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Si Léon Chestov noong 1927.jpg

Existentialism is a term applied to a range of philosophical thoughts that emphasise on the fundamental nature of existence, exploring the uniqueness of human experience and freedom facing hostile and absurd surroundings. Some existentialists stress on the imperative for individuals to create their own meaning in face of apparent meaninglessness. Prominent thinkers of existentialism include Søren Kierkegaard, Frederich Nietzsche, Martin Heidegger, Lev Shestov (photographed on the right), Jean-Paul Sartre, Karl Jaspers, and Martin Buber.

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Sisyphus by Titian, 1549

The Myth of Sisyphus is a philosophical essay by Albert Camus. It comprises about 120 pages and was published originally in 1942 in French as Le Mythe de Sisyphe; the English translation by Justin O'Brien followed in 1955.

In the essay, Camus introduces his philosophy of the absurd: man's futile search for meaning, unity and clarity in the face of an unintelligible world devoid of God and eternal truths or values. Does the realization of the absurd require suicide? Camus answers: "No. It requires revolt." He then outlines several approaches to the absurd life. The final chapter compares the absurdity of man's life with the situation of Sisyphus, a figure of Greek mythology who was condemned to repeat forever the same meaningless task of pushing a rock up a mountain, only to see it roll down again. The essay concludes, "The struggle itself...is enough to fill a man's heart. One must imagine Sisyphus happy."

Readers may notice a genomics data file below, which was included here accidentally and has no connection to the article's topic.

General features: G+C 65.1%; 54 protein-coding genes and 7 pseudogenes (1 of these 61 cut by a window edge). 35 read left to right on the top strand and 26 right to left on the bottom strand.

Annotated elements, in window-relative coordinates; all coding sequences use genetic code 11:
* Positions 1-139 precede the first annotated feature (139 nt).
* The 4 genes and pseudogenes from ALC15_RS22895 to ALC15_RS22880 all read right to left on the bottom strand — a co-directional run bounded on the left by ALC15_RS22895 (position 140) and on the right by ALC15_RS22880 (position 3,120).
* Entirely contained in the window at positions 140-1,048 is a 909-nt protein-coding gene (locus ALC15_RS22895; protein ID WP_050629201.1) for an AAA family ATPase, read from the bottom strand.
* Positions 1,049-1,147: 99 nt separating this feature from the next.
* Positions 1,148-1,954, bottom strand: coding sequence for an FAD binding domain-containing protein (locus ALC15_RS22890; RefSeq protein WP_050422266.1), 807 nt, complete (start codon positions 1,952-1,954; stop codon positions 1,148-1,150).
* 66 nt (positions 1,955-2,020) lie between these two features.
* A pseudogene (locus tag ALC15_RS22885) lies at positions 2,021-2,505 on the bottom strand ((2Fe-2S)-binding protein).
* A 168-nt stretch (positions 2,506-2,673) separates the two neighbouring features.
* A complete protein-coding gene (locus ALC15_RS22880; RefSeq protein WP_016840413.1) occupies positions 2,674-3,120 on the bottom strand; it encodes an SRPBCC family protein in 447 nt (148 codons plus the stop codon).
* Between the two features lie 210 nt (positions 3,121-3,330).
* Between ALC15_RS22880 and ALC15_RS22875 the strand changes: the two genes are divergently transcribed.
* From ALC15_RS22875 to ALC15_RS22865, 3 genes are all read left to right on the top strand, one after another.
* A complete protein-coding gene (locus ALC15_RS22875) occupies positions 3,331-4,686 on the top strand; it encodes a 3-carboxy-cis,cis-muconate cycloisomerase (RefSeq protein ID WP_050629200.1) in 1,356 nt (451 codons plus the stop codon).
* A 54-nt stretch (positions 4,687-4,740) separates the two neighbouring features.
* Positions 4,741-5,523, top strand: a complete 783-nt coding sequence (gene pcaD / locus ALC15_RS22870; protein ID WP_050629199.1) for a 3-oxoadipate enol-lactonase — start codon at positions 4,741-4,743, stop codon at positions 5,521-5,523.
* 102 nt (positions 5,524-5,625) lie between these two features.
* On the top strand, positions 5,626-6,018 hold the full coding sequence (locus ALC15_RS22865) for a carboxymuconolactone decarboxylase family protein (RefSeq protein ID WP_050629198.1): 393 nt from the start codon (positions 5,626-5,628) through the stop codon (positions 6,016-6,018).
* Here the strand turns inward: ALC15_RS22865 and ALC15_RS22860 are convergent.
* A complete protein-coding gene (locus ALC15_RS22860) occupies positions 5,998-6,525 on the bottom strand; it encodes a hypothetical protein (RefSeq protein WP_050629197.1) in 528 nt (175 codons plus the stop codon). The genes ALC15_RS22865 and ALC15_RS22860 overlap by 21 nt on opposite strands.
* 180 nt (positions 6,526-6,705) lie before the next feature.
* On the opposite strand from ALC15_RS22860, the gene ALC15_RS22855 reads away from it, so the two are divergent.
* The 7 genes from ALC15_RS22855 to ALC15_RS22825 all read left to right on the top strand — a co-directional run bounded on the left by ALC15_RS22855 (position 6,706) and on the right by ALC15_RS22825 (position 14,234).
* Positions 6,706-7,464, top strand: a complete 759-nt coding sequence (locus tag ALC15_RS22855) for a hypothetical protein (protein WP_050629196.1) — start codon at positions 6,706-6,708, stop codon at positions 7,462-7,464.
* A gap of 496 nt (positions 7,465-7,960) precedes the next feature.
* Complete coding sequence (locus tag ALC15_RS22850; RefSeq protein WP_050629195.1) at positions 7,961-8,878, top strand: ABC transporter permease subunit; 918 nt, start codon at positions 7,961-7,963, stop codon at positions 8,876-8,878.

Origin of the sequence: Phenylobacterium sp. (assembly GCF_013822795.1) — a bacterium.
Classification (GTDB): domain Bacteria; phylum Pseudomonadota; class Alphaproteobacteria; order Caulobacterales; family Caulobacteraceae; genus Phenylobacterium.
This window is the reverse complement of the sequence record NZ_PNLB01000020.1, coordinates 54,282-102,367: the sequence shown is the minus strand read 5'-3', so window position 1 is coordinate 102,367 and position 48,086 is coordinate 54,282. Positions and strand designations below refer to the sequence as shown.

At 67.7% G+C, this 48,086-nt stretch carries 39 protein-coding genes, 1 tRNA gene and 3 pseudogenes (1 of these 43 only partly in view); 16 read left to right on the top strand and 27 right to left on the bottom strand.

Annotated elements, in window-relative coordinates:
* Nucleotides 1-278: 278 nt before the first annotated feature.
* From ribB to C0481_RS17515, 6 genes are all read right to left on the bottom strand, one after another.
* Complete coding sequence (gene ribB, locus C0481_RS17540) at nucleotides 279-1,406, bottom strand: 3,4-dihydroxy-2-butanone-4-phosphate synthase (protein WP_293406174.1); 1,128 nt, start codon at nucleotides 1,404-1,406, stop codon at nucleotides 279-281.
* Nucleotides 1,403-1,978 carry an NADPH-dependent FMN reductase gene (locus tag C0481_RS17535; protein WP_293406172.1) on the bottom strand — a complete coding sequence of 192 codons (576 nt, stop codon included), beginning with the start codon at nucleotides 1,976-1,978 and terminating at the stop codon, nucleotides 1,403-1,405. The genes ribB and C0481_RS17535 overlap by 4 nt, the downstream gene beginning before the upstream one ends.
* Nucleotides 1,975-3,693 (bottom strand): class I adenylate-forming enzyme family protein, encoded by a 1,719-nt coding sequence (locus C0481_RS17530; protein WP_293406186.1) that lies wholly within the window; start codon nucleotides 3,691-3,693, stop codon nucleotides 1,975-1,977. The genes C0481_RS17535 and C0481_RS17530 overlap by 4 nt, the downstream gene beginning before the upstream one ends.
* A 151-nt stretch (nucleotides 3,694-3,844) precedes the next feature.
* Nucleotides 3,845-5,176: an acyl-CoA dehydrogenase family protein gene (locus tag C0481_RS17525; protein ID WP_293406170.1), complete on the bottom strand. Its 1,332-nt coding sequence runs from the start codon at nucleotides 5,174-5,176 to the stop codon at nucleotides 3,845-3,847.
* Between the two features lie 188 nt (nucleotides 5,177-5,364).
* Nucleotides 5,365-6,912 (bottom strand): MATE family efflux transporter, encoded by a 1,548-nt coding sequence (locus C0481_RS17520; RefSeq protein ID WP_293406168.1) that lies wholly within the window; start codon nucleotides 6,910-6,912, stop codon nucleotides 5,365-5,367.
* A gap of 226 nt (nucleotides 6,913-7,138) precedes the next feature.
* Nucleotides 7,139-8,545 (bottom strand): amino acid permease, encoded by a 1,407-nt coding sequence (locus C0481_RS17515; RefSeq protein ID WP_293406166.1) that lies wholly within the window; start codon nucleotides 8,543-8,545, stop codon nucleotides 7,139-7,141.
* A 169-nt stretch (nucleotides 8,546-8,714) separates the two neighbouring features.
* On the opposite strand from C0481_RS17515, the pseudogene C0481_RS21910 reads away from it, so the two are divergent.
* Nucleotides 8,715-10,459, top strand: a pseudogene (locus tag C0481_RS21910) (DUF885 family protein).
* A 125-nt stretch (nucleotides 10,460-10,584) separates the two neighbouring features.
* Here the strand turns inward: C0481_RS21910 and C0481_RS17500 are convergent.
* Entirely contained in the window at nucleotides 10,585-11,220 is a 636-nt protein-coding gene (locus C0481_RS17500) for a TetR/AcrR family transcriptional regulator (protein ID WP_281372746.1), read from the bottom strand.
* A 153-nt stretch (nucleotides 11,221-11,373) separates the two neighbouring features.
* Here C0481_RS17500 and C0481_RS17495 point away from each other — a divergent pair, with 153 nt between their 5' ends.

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Franz Kafka (German pronunciation: [ˈfʀanʦ ˈkafka]) (3 July 1883 – 3 June 1924) was one of the major fiction writers of the 20th century. He was born to a middle-class German-speaking Jewish family in Prague, Austria-Hungary, presently the Czech Republic. His unique body of writing—much of which is incomplete and which was mainly published posthumously—is considered by some people to be among the most influential in Western literature.

His stories, such as The Metamorphosis (1915), and novels, including The Trial (1925) and The Castle (1926), concern troubled individuals in a nightmarishly impersonal and bureaucratic world.



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